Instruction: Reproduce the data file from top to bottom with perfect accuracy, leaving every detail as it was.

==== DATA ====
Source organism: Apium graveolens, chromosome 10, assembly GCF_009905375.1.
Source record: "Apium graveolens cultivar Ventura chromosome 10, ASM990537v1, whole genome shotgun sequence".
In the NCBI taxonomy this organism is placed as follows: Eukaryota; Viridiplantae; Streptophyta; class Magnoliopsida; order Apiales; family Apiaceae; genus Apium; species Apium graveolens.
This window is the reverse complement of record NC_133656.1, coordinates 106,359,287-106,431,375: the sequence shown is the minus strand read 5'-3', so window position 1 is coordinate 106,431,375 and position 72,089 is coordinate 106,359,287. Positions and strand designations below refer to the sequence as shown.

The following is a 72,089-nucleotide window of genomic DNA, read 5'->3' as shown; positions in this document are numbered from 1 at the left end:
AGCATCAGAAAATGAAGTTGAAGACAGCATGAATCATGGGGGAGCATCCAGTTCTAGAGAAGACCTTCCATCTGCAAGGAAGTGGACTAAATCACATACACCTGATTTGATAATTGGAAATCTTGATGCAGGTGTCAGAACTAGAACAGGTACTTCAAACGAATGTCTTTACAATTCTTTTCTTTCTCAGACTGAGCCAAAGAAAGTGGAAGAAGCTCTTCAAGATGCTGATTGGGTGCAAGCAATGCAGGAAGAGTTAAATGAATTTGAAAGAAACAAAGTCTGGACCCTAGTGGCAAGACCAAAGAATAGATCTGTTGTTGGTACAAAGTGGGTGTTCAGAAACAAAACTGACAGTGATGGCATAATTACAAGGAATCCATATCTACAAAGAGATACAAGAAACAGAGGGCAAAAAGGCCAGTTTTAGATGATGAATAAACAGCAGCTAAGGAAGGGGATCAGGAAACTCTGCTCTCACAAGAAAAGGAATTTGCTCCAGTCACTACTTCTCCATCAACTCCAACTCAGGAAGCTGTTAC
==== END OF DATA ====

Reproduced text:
Source organism: Apium graveolens, chromosome 10, assembly GCF_009905375.1.
Source record: "Apium graveolens cultivar Ventura chromosome 10, ASM990537v1, whole genome shotgun sequence".
In the NCBI taxonomy this organism is placed as follows: Eukaryota; Viridiplantae; Streptophyta; class Magnoliopsida; order Apiales; family Apiaceae; genus Apium; species Apium graveolens.
This window is the reverse complement of record NC_133656.1, coordinates 106,359,287-106,431,375: the sequence shown is the minus strand read 5'-3', so window position 1 is coordinate 106,431,375 and position 72,089 is coordinate 106,359,287. Positions and strand designations below refer to the sequence as shown.

The following is a 72,089-nucleotide window of genomic DNA, read 5'->3' as shown; positions in this document are numbered from 1 at the left end:
AGCATCAGAAAATGAAGTTGAAGACAGCATGAATCATGGGGGAGCATCCAGTTCTAGAGAAGACCTTCCATCTGCAAGGAAGTGGACTAAATCACATACACCTGATTTGATAATTGGAAATCTTGATGCAGGTGTCAGAACTAGAACAGGTACTTCAAACGAATGTCTTTACAATTCTTTTCTTTCTCAGACTGAGCCAAAGAAAGTGGAAGAAGCTCTTCAAGATGCTGATTGGGTGCAAGCAATGCAGGAAGAGTTAAATGAATTTGAAAGAAACAAAGTCTGGACCCTAGTGGCAAGACCAAAGAATAGATCTGTTGTTGGTACAAAGTGGGTGTTCAGAAACAAAACTGACAGTGATGGCATAATTACAAGGAATCCATATCTACAAAGAGATACAAGAAACAGAGGGCAAAAAGGCCAGTTTTAGATGATGAATAAACAGCAGCTAAGGAAGGGGATCAGGAAACTCTGCTCTCACAAGAAAAGGAATTTGCTCCAGTCACTACTTCTCCATCAACTCCAACTCAGGAAGCTGTTAC